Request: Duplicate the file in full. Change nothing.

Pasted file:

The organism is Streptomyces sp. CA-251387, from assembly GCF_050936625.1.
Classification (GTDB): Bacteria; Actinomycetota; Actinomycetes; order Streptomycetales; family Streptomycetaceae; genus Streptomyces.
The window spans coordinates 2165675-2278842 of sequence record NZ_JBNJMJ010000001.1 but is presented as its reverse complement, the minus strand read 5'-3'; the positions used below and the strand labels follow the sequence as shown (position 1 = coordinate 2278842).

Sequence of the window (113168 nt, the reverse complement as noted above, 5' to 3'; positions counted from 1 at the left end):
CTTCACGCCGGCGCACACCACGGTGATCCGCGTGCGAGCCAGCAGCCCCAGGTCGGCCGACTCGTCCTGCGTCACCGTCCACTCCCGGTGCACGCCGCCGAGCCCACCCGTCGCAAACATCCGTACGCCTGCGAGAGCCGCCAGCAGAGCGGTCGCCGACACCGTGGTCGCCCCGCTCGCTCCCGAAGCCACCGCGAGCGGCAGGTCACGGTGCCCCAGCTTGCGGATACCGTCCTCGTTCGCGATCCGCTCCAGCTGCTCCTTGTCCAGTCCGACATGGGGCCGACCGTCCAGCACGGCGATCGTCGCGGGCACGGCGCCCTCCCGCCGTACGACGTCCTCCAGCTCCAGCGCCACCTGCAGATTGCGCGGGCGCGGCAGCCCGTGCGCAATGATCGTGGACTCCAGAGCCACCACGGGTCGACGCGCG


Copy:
The organism is Streptomyces sp. CA-251387, from assembly GCF_050936625.1.
Classification (GTDB): Bacteria; Actinomycetota; Actinomycetes; order Streptomycetales; family Streptomycetaceae; genus Streptomyces.
The window spans coordinates 2165675-2278842 of sequence record NZ_JBNJMJ010000001.1 but is presented as its reverse complement, the minus strand read 5'-3'; the positions used below and the strand labels follow the sequence as shown (position 1 = coordinate 2278842).

Sequence of the window (113168 nt, the reverse complement as noted above, 5' to 3'; positions counted from 1 at the left end):
CTTCACGCCGGCGCACACCACGGTGATCCGCGTGCGAGCCAGCAGCCCCAGGTCGGCCGACTCGTCCTGCGTCACCGTCCACTCCCGGTGCACGCCGCCGAGCCCACCCGTCGCAAACATCCGTACGCCTGCGAGAGCCGCCAGCAGAGCGGTCGCCGACACCGTGGTCGCCCCGCTCGCTCCCGAAGCCACCGCGAGCGGCAGGTCACGGTGCCCCAGCTTGCGGATACCGTCCTCGTTCGCGATCCGCTCCAGCTGCTCCTTGTCCAGTCCGACATGGGGCCGACCGTCCAGCACGGCGATCGTCGCGGGCACGGCGCCCTCCCGCCGTACGACGTCCTCCAGCTCCAGCGCCACCTGCAGATTGCGCGGGCGCGGCAGCCCGTGCGCAATGATCGTGGACTCCAGAGCCACCACGGGTCGACGCGCG